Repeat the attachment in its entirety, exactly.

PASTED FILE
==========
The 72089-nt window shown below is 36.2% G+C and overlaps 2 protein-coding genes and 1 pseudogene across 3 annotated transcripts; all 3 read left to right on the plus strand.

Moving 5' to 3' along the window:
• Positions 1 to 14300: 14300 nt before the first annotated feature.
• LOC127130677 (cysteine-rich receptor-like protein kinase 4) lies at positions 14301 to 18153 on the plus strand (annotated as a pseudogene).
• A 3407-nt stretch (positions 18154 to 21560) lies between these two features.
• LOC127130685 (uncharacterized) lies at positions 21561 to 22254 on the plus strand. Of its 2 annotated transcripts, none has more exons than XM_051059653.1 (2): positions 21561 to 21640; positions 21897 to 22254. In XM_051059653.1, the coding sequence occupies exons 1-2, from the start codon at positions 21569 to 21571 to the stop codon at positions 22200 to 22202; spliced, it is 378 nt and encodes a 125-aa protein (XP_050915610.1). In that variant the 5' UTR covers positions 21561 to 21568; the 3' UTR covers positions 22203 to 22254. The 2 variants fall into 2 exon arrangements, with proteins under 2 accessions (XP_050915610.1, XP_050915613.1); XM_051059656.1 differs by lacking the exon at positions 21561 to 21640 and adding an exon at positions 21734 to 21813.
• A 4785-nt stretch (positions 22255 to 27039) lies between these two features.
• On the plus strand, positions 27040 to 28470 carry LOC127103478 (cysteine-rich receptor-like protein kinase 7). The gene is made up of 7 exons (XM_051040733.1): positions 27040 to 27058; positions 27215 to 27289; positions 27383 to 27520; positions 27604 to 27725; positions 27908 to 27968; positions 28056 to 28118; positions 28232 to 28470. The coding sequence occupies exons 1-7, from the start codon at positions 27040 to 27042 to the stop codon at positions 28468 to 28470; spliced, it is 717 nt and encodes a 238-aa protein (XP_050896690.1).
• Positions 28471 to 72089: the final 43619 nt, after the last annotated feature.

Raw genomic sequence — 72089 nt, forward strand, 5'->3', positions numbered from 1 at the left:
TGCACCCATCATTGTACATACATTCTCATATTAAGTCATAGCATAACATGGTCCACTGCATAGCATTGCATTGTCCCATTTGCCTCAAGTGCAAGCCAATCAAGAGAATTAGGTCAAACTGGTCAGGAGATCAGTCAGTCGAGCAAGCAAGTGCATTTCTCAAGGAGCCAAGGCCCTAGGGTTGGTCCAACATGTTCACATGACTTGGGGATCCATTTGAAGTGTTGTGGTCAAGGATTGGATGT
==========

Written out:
The 72089-nt window shown below is 36.2% G+C and overlaps 2 protein-coding genes and 1 pseudogene across 3 annotated transcripts; all 3 read left to right on the plus strand.

Moving 5' to 3' along the window:
• Positions 1 to 14300: 14300 nt before the first annotated feature.
• LOC127130677 (cysteine-rich receptor-like protein kinase 4) lies at positions 14301 to 18153 on the plus strand (annotated as a pseudogene).
• A 3407-nt stretch (positions 18154 to 21560) lies between these two features.
• LOC127130685 (uncharacterized) lies at positions 21561 to 22254 on the plus strand. Of its 2 annotated transcripts, none has more exons than XM_051059653.1 (2): positions 21561 to 21640; positions 21897 to 22254. In XM_051059653.1, the coding sequence occupies exons 1-2, from the start codon at positions 21569 to 21571 to the stop codon at positions 22200 to 22202; spliced, it is 378 nt and encodes a 125-aa protein (XP_050915610.1). In that variant the 5' UTR covers positions 21561 to 21568; the 3' UTR covers positions 22203 to 22254. The 2 variants fall into 2 exon arrangements, with proteins under 2 accessions (XP_050915610.1, XP_050915613.1); XM_051059656.1 differs by lacking the exon at positions 21561 to 21640 and adding an exon at positions 21734 to 21813.
• A 4785-nt stretch (positions 22255 to 27039) lies between these two features.
• On the plus strand, positions 27040 to 28470 carry LOC127103478 (cysteine-rich receptor-like protein kinase 7). The gene is made up of 7 exons (XM_051040733.1): positions 27040 to 27058; positions 27215 to 27289; positions 27383 to 27520; positions 27604 to 27725; positions 27908 to 27968; positions 28056 to 28118; positions 28232 to 28470. The coding sequence occupies exons 1-7, from the start codon at positions 27040 to 27042 to the stop codon at positions 28468 to 28470; spliced, it is 717 nt and encodes a 238-aa protein (XP_050896690.1).
• Positions 28471 to 72089: the final 43619 nt, after the last annotated feature.

Raw genomic sequence — 72089 nt, forward strand, 5'->3', positions numbered from 1 at the left:
TGCACCCATCATTGTACATACATTCTCATATTAAGTCATAGCATAACATGGTCCACTGCATAGCATTGCATTGTCCCATTTGCCTCAAGTGCAAGCCAATCAAGAGAATTAGGTCAAACTGGTCAGGAGATCAGTCAGTCGAGCAAGCAAGTGCATTTCTCAAGGAGCCAAGGCCCTAGGGTTGGTCCAACATGTTCACATGACTTGGGGATCCATTTGAAGTGTTGTGGTCAAGGATTGGATGT